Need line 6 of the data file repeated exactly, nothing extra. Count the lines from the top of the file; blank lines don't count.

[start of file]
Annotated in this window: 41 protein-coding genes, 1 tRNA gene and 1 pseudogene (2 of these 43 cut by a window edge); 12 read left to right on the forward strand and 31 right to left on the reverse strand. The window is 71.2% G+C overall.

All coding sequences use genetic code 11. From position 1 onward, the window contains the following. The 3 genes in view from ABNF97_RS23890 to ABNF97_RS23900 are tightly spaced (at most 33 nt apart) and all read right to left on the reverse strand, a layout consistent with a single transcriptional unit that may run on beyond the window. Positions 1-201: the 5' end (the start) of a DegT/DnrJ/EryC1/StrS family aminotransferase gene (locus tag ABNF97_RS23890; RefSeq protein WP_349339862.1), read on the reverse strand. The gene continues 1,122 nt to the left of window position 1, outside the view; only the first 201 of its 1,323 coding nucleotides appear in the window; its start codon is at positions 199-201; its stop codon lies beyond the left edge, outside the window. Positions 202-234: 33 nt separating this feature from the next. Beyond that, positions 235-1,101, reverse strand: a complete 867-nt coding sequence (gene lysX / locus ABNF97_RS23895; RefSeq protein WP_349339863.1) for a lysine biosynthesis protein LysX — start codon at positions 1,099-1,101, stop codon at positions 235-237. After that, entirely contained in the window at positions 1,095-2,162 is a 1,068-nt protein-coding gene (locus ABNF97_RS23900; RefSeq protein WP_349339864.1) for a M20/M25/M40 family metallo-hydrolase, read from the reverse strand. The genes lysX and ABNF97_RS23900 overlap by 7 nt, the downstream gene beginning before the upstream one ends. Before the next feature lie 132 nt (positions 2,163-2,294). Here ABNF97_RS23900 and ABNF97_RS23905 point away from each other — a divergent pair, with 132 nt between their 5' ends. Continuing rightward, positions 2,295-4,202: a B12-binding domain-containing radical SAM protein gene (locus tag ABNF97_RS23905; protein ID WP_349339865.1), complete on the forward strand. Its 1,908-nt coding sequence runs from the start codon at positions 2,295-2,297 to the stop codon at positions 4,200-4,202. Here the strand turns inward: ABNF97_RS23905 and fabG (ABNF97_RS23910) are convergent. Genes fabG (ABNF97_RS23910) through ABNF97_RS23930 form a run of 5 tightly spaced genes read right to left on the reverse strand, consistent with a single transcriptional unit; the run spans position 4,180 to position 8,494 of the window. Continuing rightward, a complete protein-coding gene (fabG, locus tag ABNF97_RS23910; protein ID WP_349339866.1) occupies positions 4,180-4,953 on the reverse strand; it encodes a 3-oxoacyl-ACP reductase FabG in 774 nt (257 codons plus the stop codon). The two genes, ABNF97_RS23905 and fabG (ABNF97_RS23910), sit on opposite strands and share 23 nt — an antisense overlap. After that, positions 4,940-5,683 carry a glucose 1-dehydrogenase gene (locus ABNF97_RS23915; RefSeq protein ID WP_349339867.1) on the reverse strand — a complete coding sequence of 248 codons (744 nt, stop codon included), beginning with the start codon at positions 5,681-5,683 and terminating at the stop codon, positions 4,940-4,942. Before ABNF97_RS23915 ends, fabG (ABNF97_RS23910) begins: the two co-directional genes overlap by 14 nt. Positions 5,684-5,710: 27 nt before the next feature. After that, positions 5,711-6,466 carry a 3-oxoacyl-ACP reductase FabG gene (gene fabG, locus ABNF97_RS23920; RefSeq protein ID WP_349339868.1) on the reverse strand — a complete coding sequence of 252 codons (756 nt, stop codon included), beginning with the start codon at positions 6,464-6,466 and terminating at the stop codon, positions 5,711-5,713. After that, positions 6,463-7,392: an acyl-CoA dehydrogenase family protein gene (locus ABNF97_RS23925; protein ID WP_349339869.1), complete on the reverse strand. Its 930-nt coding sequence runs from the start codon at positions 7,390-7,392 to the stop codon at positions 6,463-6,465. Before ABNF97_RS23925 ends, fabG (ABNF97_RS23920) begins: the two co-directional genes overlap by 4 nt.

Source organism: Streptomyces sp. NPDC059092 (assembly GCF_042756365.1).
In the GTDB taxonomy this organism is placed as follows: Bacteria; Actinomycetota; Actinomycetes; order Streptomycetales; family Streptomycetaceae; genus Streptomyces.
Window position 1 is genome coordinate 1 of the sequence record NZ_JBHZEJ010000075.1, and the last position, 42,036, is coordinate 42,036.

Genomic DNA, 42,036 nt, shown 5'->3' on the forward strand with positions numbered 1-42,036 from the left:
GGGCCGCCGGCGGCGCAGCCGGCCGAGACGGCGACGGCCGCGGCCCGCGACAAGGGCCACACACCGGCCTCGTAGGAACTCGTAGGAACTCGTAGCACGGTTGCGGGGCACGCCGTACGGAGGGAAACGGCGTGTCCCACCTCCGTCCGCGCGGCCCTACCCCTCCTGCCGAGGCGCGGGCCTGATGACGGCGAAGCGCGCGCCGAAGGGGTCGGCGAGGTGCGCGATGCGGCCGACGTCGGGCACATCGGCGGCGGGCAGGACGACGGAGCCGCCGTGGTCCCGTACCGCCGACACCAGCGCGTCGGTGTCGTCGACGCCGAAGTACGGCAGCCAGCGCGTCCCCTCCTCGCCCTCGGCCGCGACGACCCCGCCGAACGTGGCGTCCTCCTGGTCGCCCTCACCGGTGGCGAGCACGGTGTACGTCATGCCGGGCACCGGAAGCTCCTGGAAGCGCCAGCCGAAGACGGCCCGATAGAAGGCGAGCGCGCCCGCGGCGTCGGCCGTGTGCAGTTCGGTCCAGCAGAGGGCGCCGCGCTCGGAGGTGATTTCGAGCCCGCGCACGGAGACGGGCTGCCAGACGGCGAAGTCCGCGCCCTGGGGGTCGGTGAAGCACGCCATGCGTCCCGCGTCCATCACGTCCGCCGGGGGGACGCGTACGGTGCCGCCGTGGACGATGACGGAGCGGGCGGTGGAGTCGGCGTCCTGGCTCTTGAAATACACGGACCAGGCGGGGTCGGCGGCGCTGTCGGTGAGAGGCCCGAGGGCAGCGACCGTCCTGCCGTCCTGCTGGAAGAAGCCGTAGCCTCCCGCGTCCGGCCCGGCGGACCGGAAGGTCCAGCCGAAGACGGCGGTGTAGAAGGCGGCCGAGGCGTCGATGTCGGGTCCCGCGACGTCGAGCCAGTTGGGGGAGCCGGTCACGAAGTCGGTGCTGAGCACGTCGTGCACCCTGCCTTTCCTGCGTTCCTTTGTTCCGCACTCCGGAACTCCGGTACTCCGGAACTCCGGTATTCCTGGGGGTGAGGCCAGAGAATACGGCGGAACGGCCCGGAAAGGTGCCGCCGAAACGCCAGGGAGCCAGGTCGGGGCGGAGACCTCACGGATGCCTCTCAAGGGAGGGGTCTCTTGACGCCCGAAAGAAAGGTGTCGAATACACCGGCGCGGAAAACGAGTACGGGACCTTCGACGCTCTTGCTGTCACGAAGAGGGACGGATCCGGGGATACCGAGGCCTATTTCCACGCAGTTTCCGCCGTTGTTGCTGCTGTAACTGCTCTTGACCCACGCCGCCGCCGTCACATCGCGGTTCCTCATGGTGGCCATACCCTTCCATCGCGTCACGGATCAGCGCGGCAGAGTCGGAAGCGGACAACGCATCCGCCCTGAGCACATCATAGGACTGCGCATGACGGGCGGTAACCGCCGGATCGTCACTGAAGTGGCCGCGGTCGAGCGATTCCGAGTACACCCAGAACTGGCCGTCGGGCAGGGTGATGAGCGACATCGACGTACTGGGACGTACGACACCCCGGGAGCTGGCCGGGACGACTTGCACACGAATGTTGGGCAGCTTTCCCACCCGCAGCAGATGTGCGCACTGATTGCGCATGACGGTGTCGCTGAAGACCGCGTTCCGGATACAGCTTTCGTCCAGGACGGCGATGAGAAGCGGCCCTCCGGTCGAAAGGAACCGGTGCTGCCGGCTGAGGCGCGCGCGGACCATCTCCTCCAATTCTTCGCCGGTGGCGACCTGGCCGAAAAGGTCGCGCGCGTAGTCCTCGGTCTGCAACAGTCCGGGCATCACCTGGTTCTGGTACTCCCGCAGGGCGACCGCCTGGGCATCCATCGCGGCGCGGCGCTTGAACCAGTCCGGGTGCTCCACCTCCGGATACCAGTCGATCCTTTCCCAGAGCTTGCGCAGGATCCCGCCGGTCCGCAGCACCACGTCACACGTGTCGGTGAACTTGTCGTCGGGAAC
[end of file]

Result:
Genomic DNA, 42,036 nt, shown 5'->3' on the forward strand with positions numbered 1-42,036 from the left: